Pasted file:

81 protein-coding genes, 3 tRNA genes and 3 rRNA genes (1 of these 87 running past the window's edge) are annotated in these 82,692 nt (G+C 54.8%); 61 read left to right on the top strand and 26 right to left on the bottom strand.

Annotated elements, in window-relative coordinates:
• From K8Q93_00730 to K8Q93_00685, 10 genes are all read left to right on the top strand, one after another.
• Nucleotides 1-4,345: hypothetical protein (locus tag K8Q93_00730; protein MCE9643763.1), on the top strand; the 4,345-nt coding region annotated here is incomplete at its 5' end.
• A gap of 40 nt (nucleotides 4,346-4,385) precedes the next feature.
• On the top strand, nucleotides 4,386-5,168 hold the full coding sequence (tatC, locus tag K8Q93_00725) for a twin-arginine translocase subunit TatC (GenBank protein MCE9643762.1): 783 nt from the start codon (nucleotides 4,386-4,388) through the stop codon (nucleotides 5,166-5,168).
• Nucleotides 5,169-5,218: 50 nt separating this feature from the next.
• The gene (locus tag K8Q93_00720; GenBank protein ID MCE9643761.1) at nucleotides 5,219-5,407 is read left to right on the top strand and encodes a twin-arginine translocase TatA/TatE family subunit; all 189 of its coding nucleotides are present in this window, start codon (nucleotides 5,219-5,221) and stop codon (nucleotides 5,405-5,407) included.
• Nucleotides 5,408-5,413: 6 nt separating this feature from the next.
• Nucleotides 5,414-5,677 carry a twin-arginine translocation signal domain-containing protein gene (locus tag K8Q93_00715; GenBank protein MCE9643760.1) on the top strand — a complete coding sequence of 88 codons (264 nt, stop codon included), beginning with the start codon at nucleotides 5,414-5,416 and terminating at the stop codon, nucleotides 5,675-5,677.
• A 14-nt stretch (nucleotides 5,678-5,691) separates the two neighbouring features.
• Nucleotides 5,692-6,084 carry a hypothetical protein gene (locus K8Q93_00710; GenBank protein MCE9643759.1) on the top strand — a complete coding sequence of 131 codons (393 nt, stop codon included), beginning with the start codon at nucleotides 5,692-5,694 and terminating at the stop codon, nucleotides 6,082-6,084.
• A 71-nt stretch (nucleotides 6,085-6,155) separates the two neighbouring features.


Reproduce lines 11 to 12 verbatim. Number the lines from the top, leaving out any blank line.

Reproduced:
• A 14-nt stretch (nucleotides 5,678-5,691) separates the two neighbouring features.
• Nucleotides 5,692-6,084 carry a hypothetical protein gene (locus K8Q93_00710; GenBank protein MCE9643759.1) on the top strand — a complete coding sequence of 131 codons (393 nt, stop codon included), beginning with the start codon at nucleotides 5,692-5,694 and terminating at the stop codon, nucleotides 6,082-6,084.